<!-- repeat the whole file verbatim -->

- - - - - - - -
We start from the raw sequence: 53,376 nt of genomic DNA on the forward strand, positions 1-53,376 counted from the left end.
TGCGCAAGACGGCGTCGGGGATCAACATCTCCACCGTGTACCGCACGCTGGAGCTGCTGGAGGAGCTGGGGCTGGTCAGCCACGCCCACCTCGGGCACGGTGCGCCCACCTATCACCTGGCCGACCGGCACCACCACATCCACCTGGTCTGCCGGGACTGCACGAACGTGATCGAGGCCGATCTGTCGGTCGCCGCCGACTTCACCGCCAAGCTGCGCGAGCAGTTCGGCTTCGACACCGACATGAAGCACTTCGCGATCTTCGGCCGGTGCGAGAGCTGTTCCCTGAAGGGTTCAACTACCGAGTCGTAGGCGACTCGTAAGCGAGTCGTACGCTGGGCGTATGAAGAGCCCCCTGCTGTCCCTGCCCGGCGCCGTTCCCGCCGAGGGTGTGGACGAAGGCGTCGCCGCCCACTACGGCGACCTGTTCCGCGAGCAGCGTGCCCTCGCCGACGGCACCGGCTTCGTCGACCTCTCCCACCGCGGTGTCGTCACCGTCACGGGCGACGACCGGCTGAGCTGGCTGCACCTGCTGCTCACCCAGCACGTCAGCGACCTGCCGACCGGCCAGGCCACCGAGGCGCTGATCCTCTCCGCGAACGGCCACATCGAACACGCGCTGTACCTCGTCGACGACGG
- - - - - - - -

We start from the raw sequence: 53,376 nt of genomic DNA on the forward strand, positions 1-53,376 counted from the left end.
TGCGCAAGACGGCGTCGGGGATCAACATCTCCACCGTGTACCGCACGCTGGAGCTGCTGGAGGAGCTGGGGCTGGTCAGCCACGCCCACCTCGGGCACGGTGCGCCCACCTATCACCTGGCCGACCGGCACCACCACATCCACCTGGTCTGCCGGGACTGCACGAACGTGATCGAGGCCGATCTGTCGGTCGCCGCCGACTTCACCGCCAAGCTGCGCGAGCAGTTCGGCTTCGACACCGACATGAAGCACTTCGCGATCTTCGGCCGGTGCGAGAGCTGTTCCCTGAAGGGTTCAACTACCGAGTCGTAGGCGACTCGTAAGCGAGTCGTACGCTGGGCGTATGAAGAGCCCCCTGCTGTCCCTGCCCGGCGCCGTTCCCGCCGAGGGTGTGGACGAAGGCGTCGCCGCCCACTACGGCGACCTGTTCCGCGAGCAGCGTGCCCTCGCCGACGGCACCGGCTTCGTCGACCTCTCCCACCGCGGTGTCGTCACCGTCACGGGCGACGACCGGCTGAGCTGGCTGCACCTGCTGCTCACCCAGCACGTCAGCGACCTGCCGACCGGCCAGGCCACCGAGGCGCTGATCCTCTCCGCGAACGGCCACATCGAACACGCGCTGTACCTCGTCGACGACGG